What are We Really Craving When We Crave?
Many classify themselves as somebody who craves chocolate, or crunchy-salty foods (such as potato chips and French fries), or both and we classify these as a “carb-craver” or “carb-lover”.
However, it might not be as cut-and-dry as what I thought. A study published in the 2007 December issue of the International Journal of Obesity, stated that people with food cravings want calories, not chocolate, crunchy-salty cravings, or carbs per se. The craved foods do have carbohydrate, but they also contain fat, are low in protein and fiber. The most identifiable thing about the foods people crave is that they are highly dense in calories, almost twice as high as their habitual diet. Fruits and vegetables are carbohydrates, but they are lower in calories per unit volume versus chocolate and salty snacks.
Therefore, the carbohydrate addiction that so many people might believe that they are suffering from may be relabeled as “calorie addiction”. Various diet plans, such as the Zone, Atkins, or The Carb Addicts Diet make various claims of how to rid yourself of these cravings, but perhaps this study is suggesting you can try a certain diet plan, and if the plan does not match your lifestyle, you may still have to make further adjustments.
This was a 6-month study of 32 healthy, overweight women, aged 20-42 years old that were randomly assigned to an energy restricted diet with a high- or low-glycemic load. A high-glycemic load diet is one that will result in a higher amount of blood sugar than a low-glycemic load. Various foods have a glycemic index and it is the amount of a particular food multiplied by its glycemic index that equals its glycemic load.
Participants completed food craving questionnaires assessing the type of foods craved, the frequency and strength of cravings, and how often cravings led to eating the desired food.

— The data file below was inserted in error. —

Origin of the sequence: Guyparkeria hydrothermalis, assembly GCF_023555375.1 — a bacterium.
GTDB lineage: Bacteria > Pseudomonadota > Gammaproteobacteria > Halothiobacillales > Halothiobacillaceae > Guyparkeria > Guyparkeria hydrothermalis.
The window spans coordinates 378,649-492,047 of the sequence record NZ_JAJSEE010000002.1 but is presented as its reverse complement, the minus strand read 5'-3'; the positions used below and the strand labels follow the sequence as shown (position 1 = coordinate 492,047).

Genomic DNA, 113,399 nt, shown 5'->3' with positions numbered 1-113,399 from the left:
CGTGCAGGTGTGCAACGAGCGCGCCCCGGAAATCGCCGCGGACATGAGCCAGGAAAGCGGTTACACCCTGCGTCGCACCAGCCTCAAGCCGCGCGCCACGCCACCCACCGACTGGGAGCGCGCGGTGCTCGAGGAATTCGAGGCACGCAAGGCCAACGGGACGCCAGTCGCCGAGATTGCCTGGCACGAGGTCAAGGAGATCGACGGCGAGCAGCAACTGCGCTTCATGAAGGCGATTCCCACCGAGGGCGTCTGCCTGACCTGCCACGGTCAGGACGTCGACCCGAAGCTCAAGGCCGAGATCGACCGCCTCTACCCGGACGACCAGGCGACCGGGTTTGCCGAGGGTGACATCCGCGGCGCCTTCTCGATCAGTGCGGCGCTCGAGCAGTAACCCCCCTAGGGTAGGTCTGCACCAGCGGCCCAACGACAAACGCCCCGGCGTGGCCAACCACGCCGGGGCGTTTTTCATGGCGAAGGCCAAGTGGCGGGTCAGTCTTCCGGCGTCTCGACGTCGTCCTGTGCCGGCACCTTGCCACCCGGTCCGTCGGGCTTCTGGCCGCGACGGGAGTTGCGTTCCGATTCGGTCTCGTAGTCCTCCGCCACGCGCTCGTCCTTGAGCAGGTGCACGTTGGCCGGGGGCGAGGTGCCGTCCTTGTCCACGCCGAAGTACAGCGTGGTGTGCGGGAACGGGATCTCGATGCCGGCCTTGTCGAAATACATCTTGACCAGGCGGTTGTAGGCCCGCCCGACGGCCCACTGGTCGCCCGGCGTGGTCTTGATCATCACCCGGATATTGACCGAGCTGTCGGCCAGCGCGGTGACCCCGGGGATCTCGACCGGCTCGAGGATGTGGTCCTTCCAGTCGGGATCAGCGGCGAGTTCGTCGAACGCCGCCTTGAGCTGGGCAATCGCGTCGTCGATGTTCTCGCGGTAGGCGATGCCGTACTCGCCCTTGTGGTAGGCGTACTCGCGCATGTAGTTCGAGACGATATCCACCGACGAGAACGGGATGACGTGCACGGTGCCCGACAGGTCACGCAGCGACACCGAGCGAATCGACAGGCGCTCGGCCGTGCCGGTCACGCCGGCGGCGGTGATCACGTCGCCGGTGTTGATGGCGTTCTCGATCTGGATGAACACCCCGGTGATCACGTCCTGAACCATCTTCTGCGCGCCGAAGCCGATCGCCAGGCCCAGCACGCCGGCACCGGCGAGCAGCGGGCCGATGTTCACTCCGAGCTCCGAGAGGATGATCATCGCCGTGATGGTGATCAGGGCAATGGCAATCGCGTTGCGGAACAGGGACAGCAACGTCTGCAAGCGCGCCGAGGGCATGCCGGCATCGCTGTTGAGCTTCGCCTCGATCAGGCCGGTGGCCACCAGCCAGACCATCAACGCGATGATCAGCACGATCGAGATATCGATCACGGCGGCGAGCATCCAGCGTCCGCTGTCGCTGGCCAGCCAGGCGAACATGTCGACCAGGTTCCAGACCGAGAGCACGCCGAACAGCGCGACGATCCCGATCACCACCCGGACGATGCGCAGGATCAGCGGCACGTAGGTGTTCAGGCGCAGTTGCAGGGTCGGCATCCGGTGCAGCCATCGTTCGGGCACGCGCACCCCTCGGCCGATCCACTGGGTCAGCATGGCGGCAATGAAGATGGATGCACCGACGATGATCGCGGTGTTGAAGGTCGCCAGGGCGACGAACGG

Ninety-one per cent of study participants reported having food cravings initially. After 6-months of the eating regimes, ninety-four percent of the participants had food cravings.
The subjects who lost a greater percentage of weight still craved higher energy-dense foods at month 6 of energy restriction, but also reported giving in to food cravings less frequently.
The researchers believe that if individuals understand that they can expect cravings while dieting and that those cravings will be for calorie-dense foods, it might help in their weight management. One thing to do is to substitute foods that taste similar but have fewer calories, since the craving can be satisfied by related tastes.
The authors conclude that cravings for energy-dense foods are common. Although they caution that additional long-term studies are needed to confirm their findings, they write that their results “…suggest that people attempting to lose weight and maintain weight loss may benefit from advice to accept that food cravings may not decrease in frequency.” Controlling the frequency of giving in to cravings, rather than suppressing them, they say, may be an important area of emphasis in future weight control programs.
Therefore, there are strategies available that can curb a person’s appetite and craving. For some these are weekly indulgence meals, in which an individual eats whatever they want for one meal (not one day!). For others, a daily chocolate protein bar is enough to satisfy a chocolate craving. It varies for the individual.